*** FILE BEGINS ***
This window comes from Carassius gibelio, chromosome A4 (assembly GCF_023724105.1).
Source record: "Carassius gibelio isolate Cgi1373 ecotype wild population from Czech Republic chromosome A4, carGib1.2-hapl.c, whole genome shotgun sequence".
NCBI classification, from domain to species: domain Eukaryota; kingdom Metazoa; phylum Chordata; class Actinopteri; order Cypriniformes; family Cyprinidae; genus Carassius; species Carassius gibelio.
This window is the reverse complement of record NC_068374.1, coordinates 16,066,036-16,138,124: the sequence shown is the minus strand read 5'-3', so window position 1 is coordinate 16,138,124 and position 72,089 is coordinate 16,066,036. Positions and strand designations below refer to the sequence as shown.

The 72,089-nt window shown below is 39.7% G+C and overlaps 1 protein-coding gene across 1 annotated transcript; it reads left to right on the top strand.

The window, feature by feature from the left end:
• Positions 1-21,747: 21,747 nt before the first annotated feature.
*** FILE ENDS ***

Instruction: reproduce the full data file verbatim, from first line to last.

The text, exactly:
This window comes from Carassius gibelio, chromosome A4 (assembly GCF_023724105.1).
Source record: "Carassius gibelio isolate Cgi1373 ecotype wild population from Czech Republic chromosome A4, carGib1.2-hapl.c, whole genome shotgun sequence".
NCBI classification, from domain to species: domain Eukaryota; kingdom Metazoa; phylum Chordata; class Actinopteri; order Cypriniformes; family Cyprinidae; genus Carassius; species Carassius gibelio.
This window is the reverse complement of record NC_068374.1, coordinates 16,066,036-16,138,124: the sequence shown is the minus strand read 5'-3', so window position 1 is coordinate 16,138,124 and position 72,089 is coordinate 16,066,036. Positions and strand designations below refer to the sequence as shown.

The 72,089-nt window shown below is 39.7% G+C and overlaps 1 protein-coding gene across 1 annotated transcript; it reads left to right on the top strand.

The window, feature by feature from the left end:
• Positions 1-21,747: 21,747 nt before the first annotated feature.